“There’s no necessity to update the show in any sort of overt way,” said Jones, a native of Nixa, Mo. “A few touches to clothing and props. But no one is on Zoom or texting. Jamie writes using a notebook and pen, not a computer. He might just be that kind of person. And Cathy is a bit bohemian. It’s not about technology. The musical is about their inability to communicate. 

“It’s like the issues one confronts when updating a play by Shakespeare. Are we dealing with cell-phones? If so, then what do we do about the messengers?” 

Equity actors Benjamin Lurye and Chani Wereley, cast as Jamie and Cathy, both were known to Jones from his stint as senior associate artistic director at the Olney Theatre Center in Olney, Md., where he also was artistic director of the National Players, the country’s longest-running touring theater company. 

“The music director and I have a prior relationship with the actors,” Jones shared. “That mutual trust comes in handy, especially with a two-person show.” 

Lurye most recently performed the role of Fabrizio in a production of The Light in the Piazza at Houston’s Opera in the Heights. He holds a  Bachelor of Music degree in vocal performance from the University of Maryland. Wereley earlier this year starred as Audrey in Little Shop of Horrors at Ford’s Theatre in Washington, D.C. She earned a Bachelor of Music degree in musical theatre from Catholic University.

One of the challenges for Jones in directing The Last Five Years was finding a way to match the play’s remorseful tone, which captures the atmosphere of 2001, with that of the world of 2024. 

“You can sense the echoes of loss and mourning, a kind of existential confusion and grief, which obviously the people of New York were feeling after the attacks,” Jones said of the script. “What happened shook our identity as a nation. It was more unbearable than we realized. This piece is looking both forward and backward in time, and that dynamic accentuates its inherent mood of soul-searching.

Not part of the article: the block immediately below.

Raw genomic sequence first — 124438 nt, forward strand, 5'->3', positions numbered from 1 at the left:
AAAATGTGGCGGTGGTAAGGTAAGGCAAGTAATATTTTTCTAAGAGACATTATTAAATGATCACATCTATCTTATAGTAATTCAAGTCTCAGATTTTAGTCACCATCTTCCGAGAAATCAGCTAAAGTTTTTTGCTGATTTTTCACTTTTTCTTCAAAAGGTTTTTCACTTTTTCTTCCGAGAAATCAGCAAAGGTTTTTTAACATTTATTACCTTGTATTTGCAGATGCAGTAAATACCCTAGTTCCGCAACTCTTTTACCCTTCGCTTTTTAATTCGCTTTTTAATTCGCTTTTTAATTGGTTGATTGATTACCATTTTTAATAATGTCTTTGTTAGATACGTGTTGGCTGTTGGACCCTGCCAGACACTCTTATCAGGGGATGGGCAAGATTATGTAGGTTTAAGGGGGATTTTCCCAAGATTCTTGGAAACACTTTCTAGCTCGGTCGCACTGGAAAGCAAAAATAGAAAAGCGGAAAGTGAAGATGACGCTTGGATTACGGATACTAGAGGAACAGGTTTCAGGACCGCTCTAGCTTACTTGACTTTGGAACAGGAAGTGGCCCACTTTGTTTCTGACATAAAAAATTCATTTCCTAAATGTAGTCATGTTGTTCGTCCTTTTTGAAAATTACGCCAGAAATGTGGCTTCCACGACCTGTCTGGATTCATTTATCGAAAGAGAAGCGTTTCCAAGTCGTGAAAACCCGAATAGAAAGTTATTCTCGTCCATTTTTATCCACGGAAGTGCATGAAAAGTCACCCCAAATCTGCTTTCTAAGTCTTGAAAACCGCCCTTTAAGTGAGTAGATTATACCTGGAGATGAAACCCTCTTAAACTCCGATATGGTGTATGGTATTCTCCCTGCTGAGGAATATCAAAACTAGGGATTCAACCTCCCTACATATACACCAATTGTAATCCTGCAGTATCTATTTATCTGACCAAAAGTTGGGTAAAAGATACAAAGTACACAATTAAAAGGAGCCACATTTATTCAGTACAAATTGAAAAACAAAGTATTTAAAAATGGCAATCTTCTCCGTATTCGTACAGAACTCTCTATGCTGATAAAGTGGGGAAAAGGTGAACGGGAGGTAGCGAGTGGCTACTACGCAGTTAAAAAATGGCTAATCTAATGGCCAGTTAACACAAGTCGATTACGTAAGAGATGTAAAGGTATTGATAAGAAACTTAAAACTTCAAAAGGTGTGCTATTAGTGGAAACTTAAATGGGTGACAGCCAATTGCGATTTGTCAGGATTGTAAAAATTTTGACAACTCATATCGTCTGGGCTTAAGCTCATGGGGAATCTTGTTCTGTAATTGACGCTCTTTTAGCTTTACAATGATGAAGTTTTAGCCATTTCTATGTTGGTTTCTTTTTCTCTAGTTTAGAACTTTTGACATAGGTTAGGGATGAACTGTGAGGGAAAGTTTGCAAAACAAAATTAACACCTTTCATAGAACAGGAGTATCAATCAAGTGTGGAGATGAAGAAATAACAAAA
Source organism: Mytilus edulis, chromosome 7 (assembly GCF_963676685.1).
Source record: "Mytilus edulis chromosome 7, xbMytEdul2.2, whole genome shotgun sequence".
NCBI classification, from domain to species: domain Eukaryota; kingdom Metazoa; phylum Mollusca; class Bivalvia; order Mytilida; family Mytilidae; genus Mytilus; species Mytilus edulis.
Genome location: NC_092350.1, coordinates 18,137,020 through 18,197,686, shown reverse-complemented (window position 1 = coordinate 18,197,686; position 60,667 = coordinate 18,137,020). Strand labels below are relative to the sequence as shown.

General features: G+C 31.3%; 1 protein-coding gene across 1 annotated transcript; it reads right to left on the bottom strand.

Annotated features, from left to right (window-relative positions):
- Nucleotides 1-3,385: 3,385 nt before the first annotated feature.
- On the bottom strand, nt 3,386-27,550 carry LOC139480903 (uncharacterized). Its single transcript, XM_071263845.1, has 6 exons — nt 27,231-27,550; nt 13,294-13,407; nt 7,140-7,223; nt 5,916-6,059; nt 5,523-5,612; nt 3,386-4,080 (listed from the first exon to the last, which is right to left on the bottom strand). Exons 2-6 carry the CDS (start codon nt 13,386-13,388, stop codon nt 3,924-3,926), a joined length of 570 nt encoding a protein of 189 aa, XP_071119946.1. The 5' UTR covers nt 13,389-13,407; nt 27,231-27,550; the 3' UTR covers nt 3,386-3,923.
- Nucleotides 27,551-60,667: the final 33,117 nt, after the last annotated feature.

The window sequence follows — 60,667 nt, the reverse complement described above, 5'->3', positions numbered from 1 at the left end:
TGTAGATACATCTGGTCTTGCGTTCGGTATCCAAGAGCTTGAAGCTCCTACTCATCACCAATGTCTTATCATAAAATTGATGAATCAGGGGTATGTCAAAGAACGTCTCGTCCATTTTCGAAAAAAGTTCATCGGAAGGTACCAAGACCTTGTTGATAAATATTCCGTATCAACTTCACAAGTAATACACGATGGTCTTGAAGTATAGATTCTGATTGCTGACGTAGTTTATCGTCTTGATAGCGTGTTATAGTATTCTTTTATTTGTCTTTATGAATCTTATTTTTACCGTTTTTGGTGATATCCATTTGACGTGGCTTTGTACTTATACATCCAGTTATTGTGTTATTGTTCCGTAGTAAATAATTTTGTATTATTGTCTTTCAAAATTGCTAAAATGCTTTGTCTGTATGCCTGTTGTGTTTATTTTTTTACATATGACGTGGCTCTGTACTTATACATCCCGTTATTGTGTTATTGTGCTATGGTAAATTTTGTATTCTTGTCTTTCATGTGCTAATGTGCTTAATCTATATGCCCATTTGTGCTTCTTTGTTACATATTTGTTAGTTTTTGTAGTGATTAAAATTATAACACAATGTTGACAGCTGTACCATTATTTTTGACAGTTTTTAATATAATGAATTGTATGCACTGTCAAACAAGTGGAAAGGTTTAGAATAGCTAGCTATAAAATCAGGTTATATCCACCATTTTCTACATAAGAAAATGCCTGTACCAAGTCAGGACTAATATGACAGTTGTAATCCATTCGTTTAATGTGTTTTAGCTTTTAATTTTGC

“From the beginning, the question for the audience is ‘How did it happen?’ ‘How did the relationship get to that point?’ Eventually the audience will see how they came together and how they fell apart. And all of it is inextricably bound by the forward movement of time.”

The collective trauma that rattled Americans in 2001 began to fade. However, over the last several years the country has experienced how it all could come crashing down again. A pandemic and the threat of political catastrophe are reminders that nothing, not even love, is permanent. That universal connection drags The Last Five Years kicking and screaming into the present. 

“Both characters suffer a major loss of innocence in terms of what the future can be,” Jones said. “Jamie and Cathy need to grow up. And when they do, they see they can’t have all the things they thought they could have. ‘Love’ is an active verb. It takes a daily commitment. Falling in love is the easiest thing. Sustaining it requires persistence. “… We’ve all had some growing up to do,” Jones mused. 

“We all have to deal with what the world is now. This is the right time to revisit this story.”